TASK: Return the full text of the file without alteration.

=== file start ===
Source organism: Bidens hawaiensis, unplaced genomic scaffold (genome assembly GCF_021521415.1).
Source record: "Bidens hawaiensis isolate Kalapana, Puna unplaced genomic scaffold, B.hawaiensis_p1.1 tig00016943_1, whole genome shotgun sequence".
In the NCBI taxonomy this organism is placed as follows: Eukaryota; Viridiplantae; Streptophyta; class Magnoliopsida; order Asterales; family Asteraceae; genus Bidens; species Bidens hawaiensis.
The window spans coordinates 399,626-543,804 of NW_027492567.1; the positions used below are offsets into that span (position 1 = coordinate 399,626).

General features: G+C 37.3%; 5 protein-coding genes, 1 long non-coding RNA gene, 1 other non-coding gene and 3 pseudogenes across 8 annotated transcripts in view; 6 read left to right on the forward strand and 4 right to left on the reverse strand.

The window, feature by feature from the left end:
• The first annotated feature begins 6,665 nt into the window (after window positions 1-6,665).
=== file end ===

Source organism: Bidens hawaiensis, unplaced genomic scaffold (genome assembly GCF_021521415.1).
Source record: "Bidens hawaiensis isolate Kalapana, Puna unplaced genomic scaffold, B.hawaiensis_p1.1 tig00016943_1, whole genome shotgun sequence".
In the NCBI taxonomy this organism is placed as follows: Eukaryota; Viridiplantae; Streptophyta; class Magnoliopsida; order Asterales; family Asteraceae; genus Bidens; species Bidens hawaiensis.
The window spans coordinates 399,626-543,804 of NW_027492567.1; the positions used below are offsets into that span (position 1 = coordinate 399,626).

General features: G+C 37.3%; 5 protein-coding genes, 1 long non-coding RNA gene, 1 other non-coding gene and 3 pseudogenes across 8 annotated transcripts in view; 6 read left to right on the forward strand and 4 right to left on the reverse strand.

The window, feature by feature from the left end:
• The first annotated feature begins 6,665 nt into the window (after window positions 1-6,665).